Workers whose jobs require them to work on navigable waters or in areas close to them — such as ports and stations for boats, barges, and ferries — receive special protections from work-related diseases and injuries under the Longshore and Harbor Workers’ Compensation Act. The workplace accident attorneys at Ginarte Gallardo Gonzalez Winograd L.L.P., understand how a work-related boat, barge or ferry injury can impact a worker and his or her family, and we are here to help.
If you have been injured in a New York or New Jersey boating, barge, port, harbor, or ferry accident while working, or you have lost a loved one as the result of one of these types of accidents, you could be entitled to compensation for your injuries or your loss. At the Ginarte law firm, we make sure that workers who fall under the Longshore and Harbor Workers’ Compensation Act protection recover for their injuries. If you have been injured in the course of your employment that requires you to work on or near areas close to navigable waters, please contact us for immediate attention at 1-888-GINARTE (1-888-446-2783), fill out our online contact form, or visit one of our eight nearby offices in Manhattan, Queens, Newark, Union City, Elizabeth, Clifton, Perth Amboy or New Brunswick today. Remember, there is no charge to talk with our accident lawyers, and we collect fees only if you win your case!
What Is the Longshore and Harbor Workers’ Compensation Act?
Not all injuries fall within the purview of a state-administered workers’ compensation system. Some work injuries are covered under federal workers’ compensation laws. The Longshore and Harbor Workers’ Compensation Act (LHWCA) is an example of one of those laws. The LHWCA covers approximately 500,000 workers who make a living working on the navigable waters of the United States, or in areas that adjoin water, such as docks or areas where vessels are repaired or built (dry docks and shipyards).
The LHWCA covers longshore and harbor workers as well as ship builders, ship breakers, and ship repairers. Certain workers are excluded from benefits under the LHWCA, such as masters or crew members and anyone who is an officer or employee of the United States or of a foreign government.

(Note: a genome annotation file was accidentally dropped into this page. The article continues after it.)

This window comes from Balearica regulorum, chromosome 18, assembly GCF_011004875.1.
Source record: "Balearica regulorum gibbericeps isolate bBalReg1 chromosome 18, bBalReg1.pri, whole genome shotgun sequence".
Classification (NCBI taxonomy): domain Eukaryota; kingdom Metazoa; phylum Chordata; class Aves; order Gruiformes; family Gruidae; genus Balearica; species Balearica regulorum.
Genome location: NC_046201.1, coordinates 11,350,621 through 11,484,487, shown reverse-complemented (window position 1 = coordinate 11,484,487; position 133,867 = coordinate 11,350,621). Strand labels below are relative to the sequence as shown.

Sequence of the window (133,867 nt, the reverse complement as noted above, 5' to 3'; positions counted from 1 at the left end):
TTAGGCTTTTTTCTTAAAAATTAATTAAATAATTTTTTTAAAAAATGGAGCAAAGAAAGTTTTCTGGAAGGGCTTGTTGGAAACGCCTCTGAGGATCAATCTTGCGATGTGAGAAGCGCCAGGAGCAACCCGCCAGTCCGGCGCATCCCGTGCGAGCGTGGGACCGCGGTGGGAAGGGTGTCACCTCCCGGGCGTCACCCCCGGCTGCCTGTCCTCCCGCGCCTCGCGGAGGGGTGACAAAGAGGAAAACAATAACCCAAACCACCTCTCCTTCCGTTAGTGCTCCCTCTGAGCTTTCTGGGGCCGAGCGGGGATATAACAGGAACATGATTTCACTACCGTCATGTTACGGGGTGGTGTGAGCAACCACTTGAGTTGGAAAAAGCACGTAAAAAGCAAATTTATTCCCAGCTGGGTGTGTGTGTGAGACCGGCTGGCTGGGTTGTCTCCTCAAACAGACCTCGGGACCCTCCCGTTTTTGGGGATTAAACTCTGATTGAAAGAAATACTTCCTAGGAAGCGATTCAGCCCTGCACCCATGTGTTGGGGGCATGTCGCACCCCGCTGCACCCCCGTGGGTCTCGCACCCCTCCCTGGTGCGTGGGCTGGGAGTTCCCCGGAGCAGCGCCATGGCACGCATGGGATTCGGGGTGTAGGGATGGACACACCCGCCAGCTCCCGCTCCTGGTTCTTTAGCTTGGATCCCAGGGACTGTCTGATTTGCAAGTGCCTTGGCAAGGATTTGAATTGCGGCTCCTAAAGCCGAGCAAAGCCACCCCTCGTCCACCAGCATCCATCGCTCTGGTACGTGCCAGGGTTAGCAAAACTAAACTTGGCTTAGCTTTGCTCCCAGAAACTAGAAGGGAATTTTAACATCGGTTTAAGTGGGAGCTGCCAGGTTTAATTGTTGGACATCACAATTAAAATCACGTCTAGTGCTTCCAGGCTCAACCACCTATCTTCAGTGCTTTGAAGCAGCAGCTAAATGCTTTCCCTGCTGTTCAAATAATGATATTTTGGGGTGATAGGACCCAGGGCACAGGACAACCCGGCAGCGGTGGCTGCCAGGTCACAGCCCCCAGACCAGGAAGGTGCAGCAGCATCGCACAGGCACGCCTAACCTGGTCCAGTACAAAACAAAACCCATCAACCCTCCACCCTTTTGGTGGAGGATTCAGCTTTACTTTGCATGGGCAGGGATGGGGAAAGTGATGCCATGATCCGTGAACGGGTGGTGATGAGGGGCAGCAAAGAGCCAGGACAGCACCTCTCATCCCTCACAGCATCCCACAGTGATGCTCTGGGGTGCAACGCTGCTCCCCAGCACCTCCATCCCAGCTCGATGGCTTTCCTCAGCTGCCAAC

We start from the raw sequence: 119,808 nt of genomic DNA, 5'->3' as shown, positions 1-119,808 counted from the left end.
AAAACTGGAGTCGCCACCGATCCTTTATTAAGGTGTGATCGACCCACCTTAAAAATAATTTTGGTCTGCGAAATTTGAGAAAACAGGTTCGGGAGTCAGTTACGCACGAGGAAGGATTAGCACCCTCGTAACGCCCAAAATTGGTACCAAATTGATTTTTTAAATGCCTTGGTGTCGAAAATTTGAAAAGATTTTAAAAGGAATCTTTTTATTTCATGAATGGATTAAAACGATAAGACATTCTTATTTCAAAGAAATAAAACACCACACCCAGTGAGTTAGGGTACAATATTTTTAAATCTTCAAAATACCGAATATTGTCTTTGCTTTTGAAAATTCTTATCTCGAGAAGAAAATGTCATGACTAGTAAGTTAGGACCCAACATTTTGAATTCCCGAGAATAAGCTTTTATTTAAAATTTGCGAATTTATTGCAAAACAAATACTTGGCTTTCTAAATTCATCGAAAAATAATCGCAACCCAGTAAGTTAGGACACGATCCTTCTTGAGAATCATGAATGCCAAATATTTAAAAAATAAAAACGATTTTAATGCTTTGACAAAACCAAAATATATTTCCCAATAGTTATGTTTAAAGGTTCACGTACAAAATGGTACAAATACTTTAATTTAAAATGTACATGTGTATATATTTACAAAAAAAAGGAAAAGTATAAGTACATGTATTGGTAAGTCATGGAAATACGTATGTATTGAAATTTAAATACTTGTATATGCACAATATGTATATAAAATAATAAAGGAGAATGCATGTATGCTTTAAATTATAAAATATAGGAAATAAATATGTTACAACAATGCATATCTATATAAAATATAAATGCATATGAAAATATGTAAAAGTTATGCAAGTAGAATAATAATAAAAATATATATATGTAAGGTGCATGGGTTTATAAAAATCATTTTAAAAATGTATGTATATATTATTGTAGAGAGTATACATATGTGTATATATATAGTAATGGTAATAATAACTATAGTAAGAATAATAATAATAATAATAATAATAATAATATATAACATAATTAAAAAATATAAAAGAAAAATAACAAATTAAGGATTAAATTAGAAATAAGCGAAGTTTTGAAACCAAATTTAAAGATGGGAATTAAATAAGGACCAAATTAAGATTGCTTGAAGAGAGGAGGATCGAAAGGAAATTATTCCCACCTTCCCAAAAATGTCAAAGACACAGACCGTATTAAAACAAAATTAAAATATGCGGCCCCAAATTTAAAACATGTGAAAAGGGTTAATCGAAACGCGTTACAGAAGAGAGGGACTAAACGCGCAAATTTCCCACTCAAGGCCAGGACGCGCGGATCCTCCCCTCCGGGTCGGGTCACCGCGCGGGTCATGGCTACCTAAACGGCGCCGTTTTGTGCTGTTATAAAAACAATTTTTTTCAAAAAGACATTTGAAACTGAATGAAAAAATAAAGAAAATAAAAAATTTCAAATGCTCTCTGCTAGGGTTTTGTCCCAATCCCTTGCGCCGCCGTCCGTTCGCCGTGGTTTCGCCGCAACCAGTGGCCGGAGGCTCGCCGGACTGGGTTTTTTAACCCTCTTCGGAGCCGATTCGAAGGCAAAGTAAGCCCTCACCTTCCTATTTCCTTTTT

What Benefits Are Available Under the LHWCA?
Although the LHWCA is authorized under federal law and administered by the federal government, the benefits available to an injured worker are much the same as those available to an injured worker under most state workers’ compensation systems. When a worker is hurt on the job, the employee must report the injury to the Office of Workers’ Compensation Programs, or OWCP, by completing the Employer’s First Report of Injury or Occupational Illness. The claim will then be reviewed and, if approved, the injured worker will be eligible for benefits.
Medical bills associated with the injury will be covered by the program, and the worker will be eligible for wage replacement at the rate of 2/3 of the worker’s average weekly wage prior to the injury. If the worker suffers a permanent injury or illness, he or she may be entitled to additional benefits. In the event that a worker suffers a fatal injury or illness, a surviving spouse and any minor children may also be entitled to benefits.
Why Would an LHWCA Claim Be Denied?
Getting a claim for benefits under the LHWCA approved can be a long and complicated process. Claims can be denied for a number of reasons with the most common being:
- Technical — For a claim to be approved, the proper forms must be filled out correctly and filed within the proper time frames. An error on a form, or failure to file a form within the time frame allowable, can result in a denial of benefits.
- Supporting evidence — A claim can be denied, because supporting evidence was requested and not provided. Sometimes, the evidence a claimant needs is actually in the hands of an employer, which can present a problem if the employer is not cooperating.
- Not within scope of employment — For an injury or illness to be compensable, it must have occurred “within the scope of employment.” If an employer claims that the employee was not “within the scope of employment” at the time the injury or illness occurred, then the claim could be denied.
- Pre-existing injury or illness — An employer may claim that the injury, or illness is a pre-existing injury, or illness, meaning that the worker did not sustain the injury or contract the illness as a result of his or her employment.
When a claim is denied, the worker has the right to dispute the decision. The LHWCA provides for informal mediation of disputed claims; however, a worker stands to lose a considerable amount of much-needed income if the dispute is not resolved through mediation. For this reason, a worker should consult with an experienced attorney, who is familiar with LHWCA rules and procedures prior to the scheduled mediation.
The New York and New Jersey LHWCA lawyers at the Ginarte law firm understand the rules and procedures that relate to filing a claim under the LHWCA. If you believe that you have suffered a compensable work-related injury, or illness you should consult with our experienced attorneys as soon as possible. Not only can we help you file a claim properly the first time, we may also be able to help you even if your claim has already been denied.
With over 150 years of combined experience, we are dedicated to protecting the rights of our clients in New York and New Jersey. Just call 1-888-GINARTE (1-888-446-2783), fill out our online contact form, or visit one of Ginarte’s seven offices in the NY / NJ metro area today. Remember, we receive compensation only if you win your case!